So want do you say to yourself at this time?
- Yahhhh I love Christmas;
- It’s so expensive;
- I can’t want for it to be over;
- I love watching the kids faces on Christmas morning;
- Family disagreements – no thanks;
- I love family get togethers, especially Christmas;
- I love the excitement and special treats.
Which ever sentiments you have about Christmas, the reality is it is approaching fast! What can we do to make it a pleasant, positive experience for children and families? Here’s some ideas…
Craft with Children: Have some special Christmas rituals. Many families have trees and decorations, but what about making your own cards with the children, or getting them to paint wrapping paper – use a roll of brown ‘lunch’ wrap, and give them red and green paint to create with.
Include the children: Get them to help select gifts for different people: “Do you think Aunty Sue would like the green socks or the yellow ones? (within your budget of course!). Let the children help to put up the decorations – we know that it might not be ‘perfect’ but in allowing our children to help, we make them feel valued.
Get them cooking: This is a great time to get in the kitchen and cook some biscuits and slices to give away or eat yourself – a gingerbread mix and cookie cutters are great! One year my children and I cut out ‘labels’ (or gift tags) from gingerbread mix, poking a hole in it for the ribbon, and when baked, piped on people’s names with icing sugar – they were very popular.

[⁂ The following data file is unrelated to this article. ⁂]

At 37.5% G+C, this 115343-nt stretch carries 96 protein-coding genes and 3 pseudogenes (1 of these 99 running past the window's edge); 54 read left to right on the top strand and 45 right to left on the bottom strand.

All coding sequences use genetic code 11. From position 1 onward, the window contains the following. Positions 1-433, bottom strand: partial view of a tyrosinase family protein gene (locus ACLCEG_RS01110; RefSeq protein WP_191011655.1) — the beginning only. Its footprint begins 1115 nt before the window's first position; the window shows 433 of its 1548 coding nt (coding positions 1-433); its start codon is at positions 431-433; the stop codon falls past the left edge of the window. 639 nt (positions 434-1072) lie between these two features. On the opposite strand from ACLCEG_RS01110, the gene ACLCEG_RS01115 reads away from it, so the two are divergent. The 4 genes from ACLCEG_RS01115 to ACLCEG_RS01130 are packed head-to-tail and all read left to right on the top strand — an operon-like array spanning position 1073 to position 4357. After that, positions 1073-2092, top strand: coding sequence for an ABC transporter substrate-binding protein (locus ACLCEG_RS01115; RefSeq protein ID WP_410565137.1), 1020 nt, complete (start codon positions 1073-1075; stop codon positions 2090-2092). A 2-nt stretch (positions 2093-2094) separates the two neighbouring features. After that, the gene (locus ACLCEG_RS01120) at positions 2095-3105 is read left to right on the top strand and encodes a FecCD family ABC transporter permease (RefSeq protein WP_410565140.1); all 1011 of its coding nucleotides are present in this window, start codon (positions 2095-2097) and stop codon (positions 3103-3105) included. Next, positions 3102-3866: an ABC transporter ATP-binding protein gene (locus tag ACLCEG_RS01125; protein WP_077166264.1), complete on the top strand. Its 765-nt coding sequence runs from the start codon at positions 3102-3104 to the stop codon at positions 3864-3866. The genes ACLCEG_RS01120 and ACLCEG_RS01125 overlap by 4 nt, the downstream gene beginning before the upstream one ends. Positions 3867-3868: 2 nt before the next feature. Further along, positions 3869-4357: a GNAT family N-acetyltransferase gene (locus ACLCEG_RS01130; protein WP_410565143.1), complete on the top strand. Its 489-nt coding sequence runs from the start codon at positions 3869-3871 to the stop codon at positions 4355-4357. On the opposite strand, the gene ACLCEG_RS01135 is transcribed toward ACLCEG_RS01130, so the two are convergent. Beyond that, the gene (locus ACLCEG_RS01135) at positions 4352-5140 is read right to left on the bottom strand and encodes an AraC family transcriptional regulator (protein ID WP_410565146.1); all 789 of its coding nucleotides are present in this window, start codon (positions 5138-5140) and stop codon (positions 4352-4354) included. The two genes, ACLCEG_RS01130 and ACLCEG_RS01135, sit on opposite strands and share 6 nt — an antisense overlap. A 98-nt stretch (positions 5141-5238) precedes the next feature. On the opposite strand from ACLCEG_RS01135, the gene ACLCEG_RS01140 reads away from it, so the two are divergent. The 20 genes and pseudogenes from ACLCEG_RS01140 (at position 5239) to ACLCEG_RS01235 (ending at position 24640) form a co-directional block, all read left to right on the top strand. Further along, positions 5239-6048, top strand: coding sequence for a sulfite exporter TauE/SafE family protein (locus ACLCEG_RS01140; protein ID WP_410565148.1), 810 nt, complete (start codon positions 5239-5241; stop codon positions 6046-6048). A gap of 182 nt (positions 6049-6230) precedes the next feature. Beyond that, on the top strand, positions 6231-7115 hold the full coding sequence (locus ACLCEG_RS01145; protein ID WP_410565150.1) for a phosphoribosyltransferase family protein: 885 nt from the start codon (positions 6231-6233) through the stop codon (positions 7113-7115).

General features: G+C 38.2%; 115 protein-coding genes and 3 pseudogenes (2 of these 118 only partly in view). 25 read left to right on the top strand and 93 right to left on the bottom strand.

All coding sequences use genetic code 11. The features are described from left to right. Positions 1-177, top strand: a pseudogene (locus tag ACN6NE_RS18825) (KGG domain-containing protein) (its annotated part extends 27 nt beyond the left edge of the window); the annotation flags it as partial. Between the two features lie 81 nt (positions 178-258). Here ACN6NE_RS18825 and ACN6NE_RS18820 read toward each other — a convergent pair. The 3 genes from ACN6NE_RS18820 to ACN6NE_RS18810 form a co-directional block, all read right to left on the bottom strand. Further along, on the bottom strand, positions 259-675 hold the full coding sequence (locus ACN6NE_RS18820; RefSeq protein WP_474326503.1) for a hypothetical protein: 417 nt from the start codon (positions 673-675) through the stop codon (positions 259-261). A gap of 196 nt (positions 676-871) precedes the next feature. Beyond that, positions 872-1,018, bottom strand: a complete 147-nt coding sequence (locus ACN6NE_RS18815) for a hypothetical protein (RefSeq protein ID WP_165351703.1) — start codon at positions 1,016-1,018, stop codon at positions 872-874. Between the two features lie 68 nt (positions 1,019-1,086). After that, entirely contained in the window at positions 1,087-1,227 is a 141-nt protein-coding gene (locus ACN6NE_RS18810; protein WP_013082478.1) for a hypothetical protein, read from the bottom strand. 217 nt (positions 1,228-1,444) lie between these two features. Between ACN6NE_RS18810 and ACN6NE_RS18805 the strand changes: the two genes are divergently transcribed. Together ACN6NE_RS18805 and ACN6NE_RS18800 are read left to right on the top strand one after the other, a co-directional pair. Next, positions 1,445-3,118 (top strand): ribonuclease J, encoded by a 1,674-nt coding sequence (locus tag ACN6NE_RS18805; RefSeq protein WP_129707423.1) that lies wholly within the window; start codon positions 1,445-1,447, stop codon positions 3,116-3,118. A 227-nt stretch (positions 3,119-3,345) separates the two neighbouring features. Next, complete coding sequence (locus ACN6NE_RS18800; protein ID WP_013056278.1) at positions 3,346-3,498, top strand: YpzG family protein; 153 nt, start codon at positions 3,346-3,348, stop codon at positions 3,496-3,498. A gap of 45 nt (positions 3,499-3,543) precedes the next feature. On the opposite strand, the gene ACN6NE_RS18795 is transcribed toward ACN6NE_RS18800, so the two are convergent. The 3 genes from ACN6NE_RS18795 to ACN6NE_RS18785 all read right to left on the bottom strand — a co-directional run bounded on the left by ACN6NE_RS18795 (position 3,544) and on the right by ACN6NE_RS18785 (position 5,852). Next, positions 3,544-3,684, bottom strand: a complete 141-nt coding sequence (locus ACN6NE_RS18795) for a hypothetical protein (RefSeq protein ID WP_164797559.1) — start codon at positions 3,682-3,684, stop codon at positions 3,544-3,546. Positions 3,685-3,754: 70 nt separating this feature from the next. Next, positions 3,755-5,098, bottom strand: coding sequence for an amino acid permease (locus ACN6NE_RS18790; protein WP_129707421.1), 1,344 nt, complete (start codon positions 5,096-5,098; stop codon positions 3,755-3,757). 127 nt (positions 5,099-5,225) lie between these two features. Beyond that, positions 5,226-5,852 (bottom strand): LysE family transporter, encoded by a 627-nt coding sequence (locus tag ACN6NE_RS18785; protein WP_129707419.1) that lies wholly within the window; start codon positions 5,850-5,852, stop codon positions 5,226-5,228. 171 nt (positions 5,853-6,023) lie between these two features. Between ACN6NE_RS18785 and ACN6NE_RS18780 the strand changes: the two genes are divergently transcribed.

Shopping: As it gets closer to Christmas, and the shops are busier, aim to shop early, before it’s too crowded – we know that young children don’t have the patience to wait in those long queues. If you do need to go at that time, make sure they’ve eaten, had a drink, and been to the toilet, to minimise stress all round.
Gifts: Over the years, I’ve noticed a growing trend amongst parents, to give their children everything they ‘want’. Children are encouraged to tell Santa what they want for Christmas, and it’s often tied to ‘being good’. You and I know that we will give our children gifts, even if they haven’t been well-behaved; so it’s probably unwise to use this as a ploy for good behaviour. In a similar vein, avoid using Santa as a threat eg “You better not do that again, because then Santa won’t come” – you and I know ‘he’ will. By all means encourage your children to be well behaved, but without idle threats. Christmas doesn’t need to send you bankrupt – maybe one main gift for the children and then smaller items. It’s important for developing children to learn that they can’t expect to receive everything they ask for. It doesn’t happen to us as adults – because if it did, I would have a red Ferrari in the drive-way!
Generosity: I’ve heard of parents doing this, and I love the idea. Each year, they encourage the children to sort through their toys and books, and to give some away to less fortunate children. They select toys which are still in good condition, but which they’ve outgrown, and give them to local charities. I believe it’s important for children to learn generosity, and it’s starts with the parents modelling, and with encouragement.
Gratitude: In this vein also, encourage your children to say a clear thank you to those who give them gifts – the art of gratitude. We know small children (under 5) are ego-centric – they are ‘me’ focusssed. However you can still encourage gratitude.
Sleep: Ensure that the children get a good nights sleep, particularly in the last few days before Christmas, so that they (and you!) can enjoy the next day.